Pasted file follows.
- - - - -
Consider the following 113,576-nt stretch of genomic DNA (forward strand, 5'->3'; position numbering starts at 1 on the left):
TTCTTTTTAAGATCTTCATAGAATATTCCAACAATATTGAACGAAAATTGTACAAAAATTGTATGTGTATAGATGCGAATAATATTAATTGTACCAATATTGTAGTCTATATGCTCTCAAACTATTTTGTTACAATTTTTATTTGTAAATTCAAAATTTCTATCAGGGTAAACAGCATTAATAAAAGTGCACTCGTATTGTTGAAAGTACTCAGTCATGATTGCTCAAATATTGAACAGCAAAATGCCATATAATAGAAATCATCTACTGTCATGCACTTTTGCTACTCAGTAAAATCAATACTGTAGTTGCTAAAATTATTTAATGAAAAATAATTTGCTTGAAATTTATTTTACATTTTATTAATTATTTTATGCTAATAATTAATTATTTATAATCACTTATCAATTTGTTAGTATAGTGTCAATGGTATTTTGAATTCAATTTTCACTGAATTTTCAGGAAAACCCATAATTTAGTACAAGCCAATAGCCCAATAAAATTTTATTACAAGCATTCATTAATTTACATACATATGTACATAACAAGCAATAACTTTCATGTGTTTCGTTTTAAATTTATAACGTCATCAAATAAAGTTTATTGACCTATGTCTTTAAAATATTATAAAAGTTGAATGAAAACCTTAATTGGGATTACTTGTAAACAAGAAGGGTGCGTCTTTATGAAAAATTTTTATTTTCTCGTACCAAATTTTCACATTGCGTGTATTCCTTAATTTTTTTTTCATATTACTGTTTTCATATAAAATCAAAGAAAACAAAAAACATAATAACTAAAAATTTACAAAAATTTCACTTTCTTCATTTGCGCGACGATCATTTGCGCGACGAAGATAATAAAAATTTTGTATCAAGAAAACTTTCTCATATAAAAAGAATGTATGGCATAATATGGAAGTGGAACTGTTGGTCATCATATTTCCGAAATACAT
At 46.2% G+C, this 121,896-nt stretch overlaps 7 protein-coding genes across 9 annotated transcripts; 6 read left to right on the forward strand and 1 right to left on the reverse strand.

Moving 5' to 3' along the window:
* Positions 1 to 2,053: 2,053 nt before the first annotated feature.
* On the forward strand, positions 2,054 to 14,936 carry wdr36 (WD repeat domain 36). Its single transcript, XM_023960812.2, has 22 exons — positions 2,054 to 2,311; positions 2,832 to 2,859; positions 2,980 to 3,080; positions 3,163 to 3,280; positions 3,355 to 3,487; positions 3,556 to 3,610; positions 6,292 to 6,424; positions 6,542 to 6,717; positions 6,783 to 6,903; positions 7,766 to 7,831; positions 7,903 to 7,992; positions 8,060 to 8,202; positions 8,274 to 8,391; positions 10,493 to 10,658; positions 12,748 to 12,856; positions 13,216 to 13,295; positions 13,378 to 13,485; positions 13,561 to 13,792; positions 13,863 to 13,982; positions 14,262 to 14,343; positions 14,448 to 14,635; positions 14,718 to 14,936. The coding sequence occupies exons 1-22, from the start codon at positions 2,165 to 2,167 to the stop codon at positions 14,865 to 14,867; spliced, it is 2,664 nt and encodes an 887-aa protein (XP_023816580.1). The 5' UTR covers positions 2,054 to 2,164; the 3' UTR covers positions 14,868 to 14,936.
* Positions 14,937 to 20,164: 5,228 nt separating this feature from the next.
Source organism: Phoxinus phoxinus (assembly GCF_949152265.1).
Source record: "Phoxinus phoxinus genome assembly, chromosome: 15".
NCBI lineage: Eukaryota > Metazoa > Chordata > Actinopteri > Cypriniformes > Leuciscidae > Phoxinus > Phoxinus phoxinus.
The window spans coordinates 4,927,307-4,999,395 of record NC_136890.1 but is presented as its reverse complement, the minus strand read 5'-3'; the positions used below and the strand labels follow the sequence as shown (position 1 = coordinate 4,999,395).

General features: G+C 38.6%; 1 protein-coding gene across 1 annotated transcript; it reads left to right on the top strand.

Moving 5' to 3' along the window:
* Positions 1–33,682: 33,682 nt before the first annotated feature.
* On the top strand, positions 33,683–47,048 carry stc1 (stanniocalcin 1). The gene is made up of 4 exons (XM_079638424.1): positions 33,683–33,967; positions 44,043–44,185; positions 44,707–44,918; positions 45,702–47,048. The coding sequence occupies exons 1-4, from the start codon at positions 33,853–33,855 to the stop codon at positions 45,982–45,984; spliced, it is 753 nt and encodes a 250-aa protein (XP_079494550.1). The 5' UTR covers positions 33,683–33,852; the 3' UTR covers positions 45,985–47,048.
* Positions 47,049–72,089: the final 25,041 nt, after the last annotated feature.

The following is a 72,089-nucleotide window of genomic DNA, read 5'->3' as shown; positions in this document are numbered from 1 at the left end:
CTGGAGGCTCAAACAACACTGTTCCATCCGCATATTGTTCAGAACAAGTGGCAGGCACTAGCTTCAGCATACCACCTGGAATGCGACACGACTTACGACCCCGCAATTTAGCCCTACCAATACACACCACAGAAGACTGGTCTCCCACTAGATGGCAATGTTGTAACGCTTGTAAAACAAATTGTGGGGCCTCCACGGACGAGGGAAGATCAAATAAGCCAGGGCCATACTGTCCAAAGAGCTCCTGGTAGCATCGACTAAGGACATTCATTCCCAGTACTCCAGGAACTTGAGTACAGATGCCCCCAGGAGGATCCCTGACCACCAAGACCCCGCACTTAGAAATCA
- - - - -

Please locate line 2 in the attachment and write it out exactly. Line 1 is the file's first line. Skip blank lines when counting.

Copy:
TTCTTTTTAAGATCTTCATAGAATATTCCAACAATATTGAACGAAAATTGTACAAAAATTGTATGTGTATAGATGCGAATAATATTAATTGTACCAATATTGTAGTCTATATGCTCTCAAACTATTTTGTTACAATTTTTATTTGTAAATTCAAAATTTCTATCAGGGTAAACAGCATTAATAAAAGTGCACTCGTATTGTTGAAAGTACTCAGTCATGATTGCTCAAATATTGAACAGCAAAATGCCATATAATAGAAATCATCTACTGTCATGCACTTTTGCTACTCAGTAAAATCAATACTGTAGTTGCTAAAATTATTTAATGAAAAATAATTTGCTTGAAATTTATTTTACATTTTATTAATTATTTTATGCTAATAATTAATTATTTATAATCACTTATCAATTTGTTAGTATAGTGTCAATGGTATTTTGAATTCAATTTTCACTGAATTTTCAGGAAAACCCATAATTTAGTACAAGCCAATAGCCCAATAAAATTTTATTACAAGCATTCATTAATTTACATACATATGTACATAACAAGCAATAACTTTCATGTGTTTCGTTTTAAATTTATAACGTCATCAAATAAAGTTTATTGACCTATGTCTTTAAAATATTATAAAAGTTGAATGAAAACCTTAATTGGGATTACTTGTAAACAAGAAGGGTGCGTCTTTATGAAAAATTTTTATTTTCTCGTACCAAATTTTCACATTGCGTGTATTCCTTAATTTTTTTTTCATATTACTGTTTTCATATAAAATCAAAGAAAACAAAAAACATAATAACTAAAAATTTACAAAAATTTCACTTTCTTCATTTGCGCGACGATCATTTGCGCGACGAAGATAATAAAAATTTTGTATCAAGAAAACTTTCTCATATAAAAAGAATGTATGGCATAATATGGAAGTGGAACTGTTGGTCATCATATTTCCGAAATACAT